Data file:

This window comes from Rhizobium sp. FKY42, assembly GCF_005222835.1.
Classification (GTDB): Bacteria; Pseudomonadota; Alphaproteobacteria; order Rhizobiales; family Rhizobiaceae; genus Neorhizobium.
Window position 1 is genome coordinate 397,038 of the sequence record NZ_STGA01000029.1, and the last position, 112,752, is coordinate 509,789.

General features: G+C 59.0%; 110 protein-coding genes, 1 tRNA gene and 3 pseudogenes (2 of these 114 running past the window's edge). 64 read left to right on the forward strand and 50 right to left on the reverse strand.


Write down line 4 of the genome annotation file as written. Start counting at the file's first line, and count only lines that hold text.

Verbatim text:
General features: G+C 59.0%; 110 protein-coding genes, 1 tRNA gene and 3 pseudogenes (2 of these 114 running past the window's edge). 64 read left to right on the forward strand and 50 right to left on the reverse strand.